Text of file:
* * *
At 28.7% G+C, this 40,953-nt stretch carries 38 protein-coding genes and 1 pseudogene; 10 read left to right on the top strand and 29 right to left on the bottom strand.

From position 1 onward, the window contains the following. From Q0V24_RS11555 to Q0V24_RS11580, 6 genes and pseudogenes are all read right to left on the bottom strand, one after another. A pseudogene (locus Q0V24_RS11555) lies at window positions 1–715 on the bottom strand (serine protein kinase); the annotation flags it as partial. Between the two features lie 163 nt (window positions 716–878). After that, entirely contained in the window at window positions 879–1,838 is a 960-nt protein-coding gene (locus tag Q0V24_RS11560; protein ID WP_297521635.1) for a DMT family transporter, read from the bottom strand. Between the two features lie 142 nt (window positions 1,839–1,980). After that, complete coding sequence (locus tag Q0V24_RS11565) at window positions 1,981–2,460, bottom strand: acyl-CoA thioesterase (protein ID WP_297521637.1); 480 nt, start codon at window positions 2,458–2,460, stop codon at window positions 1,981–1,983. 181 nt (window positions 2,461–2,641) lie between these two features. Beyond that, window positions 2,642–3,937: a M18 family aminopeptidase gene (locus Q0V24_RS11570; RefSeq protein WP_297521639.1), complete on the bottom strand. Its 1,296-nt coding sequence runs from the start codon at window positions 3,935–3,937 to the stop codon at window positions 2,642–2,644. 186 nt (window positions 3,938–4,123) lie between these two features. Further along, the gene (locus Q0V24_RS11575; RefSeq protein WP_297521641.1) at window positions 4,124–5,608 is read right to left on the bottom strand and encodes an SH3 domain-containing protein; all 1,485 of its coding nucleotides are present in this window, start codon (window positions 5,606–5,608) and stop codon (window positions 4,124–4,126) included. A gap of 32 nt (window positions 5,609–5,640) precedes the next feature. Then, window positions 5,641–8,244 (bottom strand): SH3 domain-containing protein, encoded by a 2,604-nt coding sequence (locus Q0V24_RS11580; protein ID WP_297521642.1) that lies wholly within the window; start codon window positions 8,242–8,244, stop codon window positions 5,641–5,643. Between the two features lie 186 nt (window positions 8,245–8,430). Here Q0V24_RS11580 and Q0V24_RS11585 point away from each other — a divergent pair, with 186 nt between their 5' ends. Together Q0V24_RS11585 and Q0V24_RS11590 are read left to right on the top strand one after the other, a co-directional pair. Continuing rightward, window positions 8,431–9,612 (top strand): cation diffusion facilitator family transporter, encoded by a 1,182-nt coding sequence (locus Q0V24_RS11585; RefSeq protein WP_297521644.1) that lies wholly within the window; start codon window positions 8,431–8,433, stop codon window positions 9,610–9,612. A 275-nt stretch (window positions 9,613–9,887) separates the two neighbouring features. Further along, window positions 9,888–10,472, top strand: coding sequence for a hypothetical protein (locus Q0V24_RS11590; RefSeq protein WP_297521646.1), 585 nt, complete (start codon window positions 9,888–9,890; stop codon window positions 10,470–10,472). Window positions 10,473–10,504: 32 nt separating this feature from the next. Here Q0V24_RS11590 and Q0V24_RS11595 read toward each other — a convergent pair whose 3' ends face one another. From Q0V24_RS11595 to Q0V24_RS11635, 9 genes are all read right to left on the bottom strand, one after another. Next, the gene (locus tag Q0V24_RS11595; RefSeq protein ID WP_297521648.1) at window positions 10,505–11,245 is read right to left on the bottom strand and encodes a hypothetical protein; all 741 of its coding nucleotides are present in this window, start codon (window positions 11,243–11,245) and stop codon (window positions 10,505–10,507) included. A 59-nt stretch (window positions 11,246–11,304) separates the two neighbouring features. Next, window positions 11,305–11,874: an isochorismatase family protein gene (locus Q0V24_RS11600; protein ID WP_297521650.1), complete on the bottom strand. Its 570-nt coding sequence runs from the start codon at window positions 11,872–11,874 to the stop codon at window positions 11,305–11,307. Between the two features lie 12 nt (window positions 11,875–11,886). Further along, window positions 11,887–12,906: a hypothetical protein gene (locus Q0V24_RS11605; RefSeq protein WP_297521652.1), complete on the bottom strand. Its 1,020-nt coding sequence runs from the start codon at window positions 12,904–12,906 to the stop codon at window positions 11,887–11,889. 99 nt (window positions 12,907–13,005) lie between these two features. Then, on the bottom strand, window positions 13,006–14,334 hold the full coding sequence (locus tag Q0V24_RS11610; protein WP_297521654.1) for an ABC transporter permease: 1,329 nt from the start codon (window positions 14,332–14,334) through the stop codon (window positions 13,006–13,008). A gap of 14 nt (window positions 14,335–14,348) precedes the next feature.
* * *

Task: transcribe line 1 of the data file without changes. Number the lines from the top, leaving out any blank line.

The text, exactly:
At 28.7% G+C, this 40,953-nt stretch carries 38 protein-coding genes and 1 pseudogene; 10 read left to right on the top strand and 29 right to left on the bottom strand.